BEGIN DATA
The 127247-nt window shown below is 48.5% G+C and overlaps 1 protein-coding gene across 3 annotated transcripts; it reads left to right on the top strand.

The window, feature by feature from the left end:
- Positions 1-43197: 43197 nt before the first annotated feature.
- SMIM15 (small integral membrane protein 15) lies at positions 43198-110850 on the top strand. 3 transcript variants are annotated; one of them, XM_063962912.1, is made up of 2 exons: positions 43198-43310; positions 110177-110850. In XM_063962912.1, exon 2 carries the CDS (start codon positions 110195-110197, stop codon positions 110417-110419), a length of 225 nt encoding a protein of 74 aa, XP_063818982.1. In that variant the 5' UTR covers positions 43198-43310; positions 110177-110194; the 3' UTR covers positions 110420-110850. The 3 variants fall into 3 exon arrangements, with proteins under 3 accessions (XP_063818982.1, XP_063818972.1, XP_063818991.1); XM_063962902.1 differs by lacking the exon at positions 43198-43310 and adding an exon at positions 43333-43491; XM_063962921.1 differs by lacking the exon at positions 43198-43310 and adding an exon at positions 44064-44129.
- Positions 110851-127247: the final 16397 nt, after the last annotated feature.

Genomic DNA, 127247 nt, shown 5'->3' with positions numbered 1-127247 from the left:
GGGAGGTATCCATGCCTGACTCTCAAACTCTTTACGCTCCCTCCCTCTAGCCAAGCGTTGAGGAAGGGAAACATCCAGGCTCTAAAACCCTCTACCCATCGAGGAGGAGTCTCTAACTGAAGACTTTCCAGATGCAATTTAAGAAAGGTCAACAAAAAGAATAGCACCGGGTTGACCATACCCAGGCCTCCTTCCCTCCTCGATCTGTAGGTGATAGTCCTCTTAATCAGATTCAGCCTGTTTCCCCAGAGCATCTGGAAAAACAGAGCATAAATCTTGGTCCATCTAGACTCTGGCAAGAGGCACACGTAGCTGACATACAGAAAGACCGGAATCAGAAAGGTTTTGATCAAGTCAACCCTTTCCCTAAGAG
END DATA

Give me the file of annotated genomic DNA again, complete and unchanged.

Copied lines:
The 127247-nt window shown below is 48.5% G+C and overlaps 1 protein-coding gene across 3 annotated transcripts; it reads left to right on the top strand.

The window, feature by feature from the left end:
- Positions 1-43197: 43197 nt before the first annotated feature.
- SMIM15 (small integral membrane protein 15) lies at positions 43198-110850 on the top strand. 3 transcript variants are annotated; one of them, XM_063962912.1, is made up of 2 exons: positions 43198-43310; positions 110177-110850. In XM_063962912.1, exon 2 carries the CDS (start codon positions 110195-110197, stop codon positions 110417-110419), a length of 225 nt encoding a protein of 74 aa, XP_063818982.1. In that variant the 5' UTR covers positions 43198-43310; positions 110177-110194; the 3' UTR covers positions 110420-110850. The 3 variants fall into 3 exon arrangements, with proteins under 3 accessions (XP_063818982.1, XP_063818972.1, XP_063818991.1); XM_063962902.1 differs by lacking the exon at positions 43198-43310 and adding an exon at positions 43333-43491; XM_063962921.1 differs by lacking the exon at positions 43198-43310 and adding an exon at positions 44064-44129.
- Positions 110851-127247: the final 16397 nt, after the last annotated feature.

Genomic DNA, 127247 nt, shown 5'->3' with positions numbered 1-127247 from the left:
GGGAGGTATCCATGCCTGACTCTCAAACTCTTTACGCTCCCTCCCTCTAGCCAAGCGTTGAGGAAGGGAAACATCCAGGCTCTAAAACCCTCTACCCATCGAGGAGGAGTCTCTAACTGAAGACTTTCCAGATGCAATTTAAGAAAGGTCAACAAAAAGAATAGCACCGGGTTGACCATACCCAGGCCTCCTTCCCTCCTCGATCTGTAGGTGATAGTCCTCTTAATCAGATTCAGCCTGTTTCCCCAGAGCATCTGGAAAAACAGAGCATAAATCTTGGTCCATCTAGACTCTGGCAAGAGGCACACGTAGCTGACATACAGAAAGACCGGAATCAGAAAGGTTTTGATCAAGTCAACCCTTTCCCTAAGAG